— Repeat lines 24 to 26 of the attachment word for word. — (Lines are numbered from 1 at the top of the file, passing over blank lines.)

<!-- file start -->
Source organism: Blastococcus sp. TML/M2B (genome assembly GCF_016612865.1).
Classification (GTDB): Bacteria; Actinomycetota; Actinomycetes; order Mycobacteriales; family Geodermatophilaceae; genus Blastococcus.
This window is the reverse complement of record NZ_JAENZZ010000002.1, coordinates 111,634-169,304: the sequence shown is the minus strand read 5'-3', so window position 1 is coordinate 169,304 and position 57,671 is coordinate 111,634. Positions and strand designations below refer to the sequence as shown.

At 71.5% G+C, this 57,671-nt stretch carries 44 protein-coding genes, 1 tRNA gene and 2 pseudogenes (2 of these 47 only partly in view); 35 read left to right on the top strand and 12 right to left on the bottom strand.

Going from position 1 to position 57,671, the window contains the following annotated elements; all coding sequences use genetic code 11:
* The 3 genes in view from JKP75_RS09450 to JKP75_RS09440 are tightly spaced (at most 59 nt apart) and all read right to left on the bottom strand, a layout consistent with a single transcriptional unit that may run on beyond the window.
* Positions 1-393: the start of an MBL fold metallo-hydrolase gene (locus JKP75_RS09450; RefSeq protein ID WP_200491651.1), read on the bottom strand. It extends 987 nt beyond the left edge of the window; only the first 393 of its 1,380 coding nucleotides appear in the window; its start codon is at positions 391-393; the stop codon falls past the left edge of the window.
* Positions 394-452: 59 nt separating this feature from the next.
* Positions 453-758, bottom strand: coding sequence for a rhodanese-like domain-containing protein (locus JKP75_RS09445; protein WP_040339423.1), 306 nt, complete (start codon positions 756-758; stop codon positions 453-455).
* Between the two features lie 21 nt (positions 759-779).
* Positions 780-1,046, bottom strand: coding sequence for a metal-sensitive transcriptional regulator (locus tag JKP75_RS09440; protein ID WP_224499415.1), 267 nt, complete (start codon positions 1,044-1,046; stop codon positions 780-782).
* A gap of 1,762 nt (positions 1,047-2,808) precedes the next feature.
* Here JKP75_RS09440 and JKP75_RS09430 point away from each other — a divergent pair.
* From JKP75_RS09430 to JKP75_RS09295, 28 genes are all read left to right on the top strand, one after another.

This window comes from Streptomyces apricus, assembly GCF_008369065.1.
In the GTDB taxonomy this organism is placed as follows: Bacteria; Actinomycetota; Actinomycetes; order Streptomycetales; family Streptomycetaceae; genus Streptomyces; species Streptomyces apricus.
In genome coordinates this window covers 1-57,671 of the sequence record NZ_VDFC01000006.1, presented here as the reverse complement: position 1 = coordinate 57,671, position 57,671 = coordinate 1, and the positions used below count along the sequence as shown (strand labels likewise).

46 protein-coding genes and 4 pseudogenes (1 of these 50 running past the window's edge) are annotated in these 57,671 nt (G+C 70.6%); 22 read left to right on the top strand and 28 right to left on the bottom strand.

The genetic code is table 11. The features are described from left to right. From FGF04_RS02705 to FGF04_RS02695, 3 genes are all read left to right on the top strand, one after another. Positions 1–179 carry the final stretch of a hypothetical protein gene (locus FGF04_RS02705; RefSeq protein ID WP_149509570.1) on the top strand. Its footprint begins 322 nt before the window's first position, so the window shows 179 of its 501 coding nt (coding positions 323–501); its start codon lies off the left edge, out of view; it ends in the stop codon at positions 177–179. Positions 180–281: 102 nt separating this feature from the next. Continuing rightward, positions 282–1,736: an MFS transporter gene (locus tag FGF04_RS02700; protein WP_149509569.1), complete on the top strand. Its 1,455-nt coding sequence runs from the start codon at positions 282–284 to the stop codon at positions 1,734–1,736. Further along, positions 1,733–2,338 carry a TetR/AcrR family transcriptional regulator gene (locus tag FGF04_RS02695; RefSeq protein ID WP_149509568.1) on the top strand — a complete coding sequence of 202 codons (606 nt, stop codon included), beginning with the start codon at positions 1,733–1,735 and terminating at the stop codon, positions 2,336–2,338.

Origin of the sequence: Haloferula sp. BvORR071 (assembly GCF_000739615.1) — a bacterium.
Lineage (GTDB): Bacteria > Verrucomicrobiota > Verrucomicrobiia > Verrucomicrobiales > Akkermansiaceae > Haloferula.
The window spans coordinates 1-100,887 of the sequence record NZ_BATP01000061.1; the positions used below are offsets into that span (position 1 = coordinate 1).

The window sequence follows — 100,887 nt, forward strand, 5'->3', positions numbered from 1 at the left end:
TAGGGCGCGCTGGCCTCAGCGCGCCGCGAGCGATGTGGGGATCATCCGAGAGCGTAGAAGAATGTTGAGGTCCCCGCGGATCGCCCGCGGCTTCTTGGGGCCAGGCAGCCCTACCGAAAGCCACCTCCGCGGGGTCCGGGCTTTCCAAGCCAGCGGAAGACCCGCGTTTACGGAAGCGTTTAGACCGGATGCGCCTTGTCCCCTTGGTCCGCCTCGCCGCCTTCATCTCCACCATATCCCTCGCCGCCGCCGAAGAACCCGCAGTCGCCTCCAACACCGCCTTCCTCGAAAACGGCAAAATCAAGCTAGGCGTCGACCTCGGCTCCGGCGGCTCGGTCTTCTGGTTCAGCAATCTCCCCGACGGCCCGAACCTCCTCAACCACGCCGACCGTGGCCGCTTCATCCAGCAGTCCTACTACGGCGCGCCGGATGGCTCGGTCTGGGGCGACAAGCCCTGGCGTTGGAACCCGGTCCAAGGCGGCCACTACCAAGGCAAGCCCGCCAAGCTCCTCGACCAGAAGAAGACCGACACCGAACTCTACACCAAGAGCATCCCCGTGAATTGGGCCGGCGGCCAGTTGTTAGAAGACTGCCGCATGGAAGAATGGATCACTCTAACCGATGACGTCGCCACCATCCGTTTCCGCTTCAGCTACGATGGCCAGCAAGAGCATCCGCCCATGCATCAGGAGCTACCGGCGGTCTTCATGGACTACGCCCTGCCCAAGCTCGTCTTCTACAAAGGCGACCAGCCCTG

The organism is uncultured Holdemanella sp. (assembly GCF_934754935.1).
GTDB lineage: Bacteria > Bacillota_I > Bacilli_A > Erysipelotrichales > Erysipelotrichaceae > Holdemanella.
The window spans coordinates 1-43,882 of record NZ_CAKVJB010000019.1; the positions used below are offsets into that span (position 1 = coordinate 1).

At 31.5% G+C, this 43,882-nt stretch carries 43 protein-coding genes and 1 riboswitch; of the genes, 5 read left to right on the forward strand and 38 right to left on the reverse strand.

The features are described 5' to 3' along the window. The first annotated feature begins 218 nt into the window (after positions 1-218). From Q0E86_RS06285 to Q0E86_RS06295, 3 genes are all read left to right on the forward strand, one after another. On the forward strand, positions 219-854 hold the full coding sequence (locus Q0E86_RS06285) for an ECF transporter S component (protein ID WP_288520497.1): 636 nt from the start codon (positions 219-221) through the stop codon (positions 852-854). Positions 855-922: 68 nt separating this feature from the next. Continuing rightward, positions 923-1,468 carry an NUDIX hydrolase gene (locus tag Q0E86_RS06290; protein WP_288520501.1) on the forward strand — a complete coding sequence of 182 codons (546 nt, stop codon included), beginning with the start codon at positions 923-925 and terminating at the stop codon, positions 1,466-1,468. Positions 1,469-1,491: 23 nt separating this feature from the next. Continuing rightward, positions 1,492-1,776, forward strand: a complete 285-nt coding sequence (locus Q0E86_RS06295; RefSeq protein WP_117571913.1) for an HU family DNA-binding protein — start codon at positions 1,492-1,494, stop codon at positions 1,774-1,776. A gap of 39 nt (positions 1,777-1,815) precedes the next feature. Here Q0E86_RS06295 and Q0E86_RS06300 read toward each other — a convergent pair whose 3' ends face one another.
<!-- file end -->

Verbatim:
TAGGGCGCGCTGGCCTCAGCGCGCCGCGAGCGATGTGGGGATCATCCGAGAGCGTAGAAGAATGTTGAGGTCCCCGCGGATCGCCCGCGGCTTCTTGGGGCCAGGCAGCCCTACCGAAAGCCACCTCCGCGGGGTCCGGGCTTTCCAAGCCAGCGGAAGACCCGCGTTTACGGAAGCGTTTAGACCGGATGCGCCTTGTCCCCTTGGTCCGCCTCGCCGCCTTCATCTCCACCATATCCCTCGCCGCCGCCGAAGAACCCGCAGTCGCCTCCAACACCGCCTTCCTCGAAAACGGCAAAATCAAGCTAGGCGTCGACCTCGGCTCCGGCGGCTCGGTCTTCTGGTTCAGCAATCTCCCCGACGGCCCGAACCTCCTCAACCACGCCGACCGTGGCCGCTTCATCCAGCAGTCCTACTACGGCGCGCCGGATGGCTCGGTCTGGGGCGACAAGCCCTGGCGTTGGAACCCGGTCCAAGGCGGCCACTACCAAGGCAAGCCCGCCAAGCTCCTCGACCAGAAGAAGACCGACACCGAACTCTACACCAAGAGCATCCCCGTGAATTGGGCCGGCGGCCAGTTGTTAGAAGACTGCCGCATGGAAGAATGGATCACTCTAACCGATGACGTCGCCACCATCCGTTTCCGCTTCAGCTACGATGGCCAGCAAGAGCATCCGCCCATGCATCAGGAGCTACCGGCGGTCTTCATGGACTACGCCCTGCCCAAGCTCGTCTTCTACAAAGGCGACCAGCCCTG

The organism is uncultured Holdemanella sp. (assembly GCF_934754935.1).
GTDB lineage: Bacteria > Bacillota_I > Bacilli_A > Erysipelotrichales > Erysipelotrichaceae > Holdemanella.